So if you had to think about your sales prowess--as if your professional future really depended on it--what should you focus on? Here's a quick checklist for starters:

                                1. How is your performance year to date? How do you stack up vs. your peers? How are you doing in retaining and expanding relationships with your key and high potential customers? What does your pipeline look like now and 3 or 6 months down the road? Are you making progress with your key prospects? Where do you see the biggest opportunities for growth? What are the major challenges you face?

                                2. What do you need to work on to improve your results? Be honest. Is it better product knowledge? A more focused prospecting approach? Quality time to prepare for upcoming calls? A better working relationship with your administrative assistant? A consistent follow-up plan to stay top of mind with your COIs and prospects?

                                3. Who can help you get to the next level? The obvious answer is your sales manager, but think about where you might find other allies. Are there customers who could refer you to other businesses? Do you need to do a better job of networking internally with product partners in cash management or private banking or capital markets? Can the Executive Director of that trade association of manufacturers become a referral source?

                                4. What's your plan? Get specific. Write it down. Make sure that you get feedback from your personal board of advisors (e.g. your spouse, your boss, any of your good friends or coworkers who want you to succeed, etc.)

                                For most of us this is not a 20 minute exercise. But if you've only got 20 minutes to start the process today, do it. Your results in 2013 (and in 2014) may well hinge on it.

                                Here are some prospecting resources from MZ Bierly Consulting.

                                1.    How to Build a Business Network eBook

                                2.    Prospecting Pointers eBook

                                3.    Recorded and Live Webinars on Prospecting

                                If you’re looking for a way to jumpstart your team’s prospecting efforts, check out the Building Prospecting Momentum Workshop or call Ned Miller at 610-296-4772 or email him at nmiller@mzbierlyconsulting.com.

                                Live Webinar Alert: Building Referral Relationships with CPAs, July 15 at 11 AM Eastern. To register call Susan Lersch at 610-296-4771 or go to Building Referral Relationships with CPAs Webinar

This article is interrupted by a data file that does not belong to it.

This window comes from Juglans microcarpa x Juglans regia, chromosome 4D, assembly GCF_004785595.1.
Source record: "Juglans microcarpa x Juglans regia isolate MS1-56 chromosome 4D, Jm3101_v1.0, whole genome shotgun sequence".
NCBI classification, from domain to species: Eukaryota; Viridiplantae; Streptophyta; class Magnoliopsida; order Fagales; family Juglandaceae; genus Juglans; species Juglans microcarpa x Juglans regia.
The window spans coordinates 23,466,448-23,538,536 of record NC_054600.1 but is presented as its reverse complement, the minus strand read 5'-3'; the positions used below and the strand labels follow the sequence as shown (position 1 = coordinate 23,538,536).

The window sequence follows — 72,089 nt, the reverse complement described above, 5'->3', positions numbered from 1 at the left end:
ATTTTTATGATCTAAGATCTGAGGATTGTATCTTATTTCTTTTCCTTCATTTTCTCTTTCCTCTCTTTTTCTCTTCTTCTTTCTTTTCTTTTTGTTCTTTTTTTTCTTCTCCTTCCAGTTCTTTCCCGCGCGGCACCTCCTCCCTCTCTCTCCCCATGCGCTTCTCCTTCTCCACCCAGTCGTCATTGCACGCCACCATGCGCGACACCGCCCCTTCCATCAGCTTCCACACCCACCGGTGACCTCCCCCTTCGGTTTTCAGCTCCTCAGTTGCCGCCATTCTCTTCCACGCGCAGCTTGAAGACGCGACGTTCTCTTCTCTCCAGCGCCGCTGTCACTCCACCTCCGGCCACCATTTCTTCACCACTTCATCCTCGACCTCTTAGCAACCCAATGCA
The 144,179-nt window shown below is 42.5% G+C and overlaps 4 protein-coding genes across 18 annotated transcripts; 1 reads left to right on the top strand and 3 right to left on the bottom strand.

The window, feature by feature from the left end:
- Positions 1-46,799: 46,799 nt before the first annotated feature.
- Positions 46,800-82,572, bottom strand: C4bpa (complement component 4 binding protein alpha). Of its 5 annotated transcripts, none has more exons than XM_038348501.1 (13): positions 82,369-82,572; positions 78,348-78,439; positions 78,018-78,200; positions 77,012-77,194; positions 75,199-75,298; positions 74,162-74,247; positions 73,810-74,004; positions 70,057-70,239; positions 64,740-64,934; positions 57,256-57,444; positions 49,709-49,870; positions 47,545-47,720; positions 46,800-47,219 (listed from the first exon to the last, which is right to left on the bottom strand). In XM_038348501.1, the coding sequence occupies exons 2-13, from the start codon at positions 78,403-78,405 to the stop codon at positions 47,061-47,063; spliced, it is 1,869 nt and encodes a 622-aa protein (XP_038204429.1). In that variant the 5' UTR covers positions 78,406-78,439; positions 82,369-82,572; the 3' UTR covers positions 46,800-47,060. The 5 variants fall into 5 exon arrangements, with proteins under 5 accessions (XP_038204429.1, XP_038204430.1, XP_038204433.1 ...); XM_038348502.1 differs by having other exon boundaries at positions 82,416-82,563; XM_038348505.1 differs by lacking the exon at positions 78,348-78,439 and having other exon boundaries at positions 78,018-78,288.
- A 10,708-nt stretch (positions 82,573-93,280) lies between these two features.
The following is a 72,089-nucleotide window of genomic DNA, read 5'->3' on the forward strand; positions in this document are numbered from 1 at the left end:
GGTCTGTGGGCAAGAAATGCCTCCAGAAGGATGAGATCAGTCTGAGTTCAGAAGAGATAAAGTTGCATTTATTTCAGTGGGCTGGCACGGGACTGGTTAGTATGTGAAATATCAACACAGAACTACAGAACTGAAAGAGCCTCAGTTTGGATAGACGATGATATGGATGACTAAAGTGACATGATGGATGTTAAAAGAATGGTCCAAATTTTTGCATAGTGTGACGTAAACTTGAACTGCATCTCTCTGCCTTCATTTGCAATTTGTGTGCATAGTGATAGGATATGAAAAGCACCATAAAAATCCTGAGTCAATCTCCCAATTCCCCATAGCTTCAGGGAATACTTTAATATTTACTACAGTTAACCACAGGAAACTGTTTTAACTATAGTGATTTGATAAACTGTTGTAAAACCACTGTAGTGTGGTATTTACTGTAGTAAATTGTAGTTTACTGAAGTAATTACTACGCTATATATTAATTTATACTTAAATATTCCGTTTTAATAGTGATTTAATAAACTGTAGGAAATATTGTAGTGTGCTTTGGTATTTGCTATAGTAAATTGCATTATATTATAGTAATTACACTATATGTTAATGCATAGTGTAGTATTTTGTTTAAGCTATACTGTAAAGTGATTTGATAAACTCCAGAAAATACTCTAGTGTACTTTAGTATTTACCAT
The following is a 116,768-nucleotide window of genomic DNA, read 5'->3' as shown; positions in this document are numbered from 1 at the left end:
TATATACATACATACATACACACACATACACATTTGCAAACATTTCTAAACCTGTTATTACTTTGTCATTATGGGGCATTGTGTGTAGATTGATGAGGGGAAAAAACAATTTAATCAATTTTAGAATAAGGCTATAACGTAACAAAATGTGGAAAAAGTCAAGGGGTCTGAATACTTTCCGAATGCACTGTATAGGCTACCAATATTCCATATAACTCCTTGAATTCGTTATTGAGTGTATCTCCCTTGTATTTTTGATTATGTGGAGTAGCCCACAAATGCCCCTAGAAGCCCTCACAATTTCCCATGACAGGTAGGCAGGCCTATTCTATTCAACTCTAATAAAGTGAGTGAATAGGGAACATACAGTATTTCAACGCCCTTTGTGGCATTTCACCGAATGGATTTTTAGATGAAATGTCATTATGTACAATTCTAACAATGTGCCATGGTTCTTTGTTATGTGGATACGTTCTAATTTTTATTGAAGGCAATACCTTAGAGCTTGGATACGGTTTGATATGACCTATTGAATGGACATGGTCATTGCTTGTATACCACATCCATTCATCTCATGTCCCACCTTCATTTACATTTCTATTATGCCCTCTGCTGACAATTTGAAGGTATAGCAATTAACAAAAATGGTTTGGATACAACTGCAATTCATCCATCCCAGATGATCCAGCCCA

19 Takeaways from a Sales Workshop: A Bank Sales Manager's Notes

                                  
                                  
                                  
                                describe the image

                                Remember when you missed class and would ask a friend (or sometimes the brainy nerd who hung on the teacher’s every word) for a copy of his notes? It wasn’t the same thing as being there, but it might have gotten your through the mid-term exam.

                                If you haven’t been to a sales training refresher recently, here are the notes that a veteran banker shared with his team of relationship managers following a recent workshop on developing strategies for high potential clients and prospects. Feel free to pass them along to others.

                                * Persistence pays off.

                                * Networking and connecting with the right people can help you get in the door and speed the process of converting prospects.

                                * It’s not enough to have a breadth of knowledge of the client’s business. You need to make your knowledge relevant.

                                * Identify the need and do the work (i.e. projection models, debt capacity, etc.).

                                * Preparation for any call is worth a ton. Anticipate the call and plan for the challenges. We’re not as good on our feet as we think when winging it.

                                * Let your prospect know how quickly you’ll be able to turn things around. Communication is critical.  They don’t know what we are doing behind the curtain.

                                * Knowing where you want to end up translates into having a perspective.

                                * Find the right solution-- which may not be necessarily what the client ordered.

                                * Bring something relevant to every meeting (another way of saying prepare).

                                * It’s about the client – solve their problem, don’t sell your product.

                                * Leverage Senior Management. Prepare them as well—they’re not as good on their feet as they think they are either!

                                * Schedule relationship reviews for every client. Things change.

                                * Share insights and expertise, internally and externally. “Ask, don’t tell” is a far better approach when sharing.

                                * Build a list of prospective businesses to focus on. Too big a list and too small a list are both problematic

                                * Use client referrals and testimonials to get an appointment.

                                * Add value. Bring something of value to the prospect in the way of ideas, information, associations, etc. 

                                * Always plan two calls at a time. Set up your next meeting when you’re with the prospect. Establish how you will follow up now that you have better information.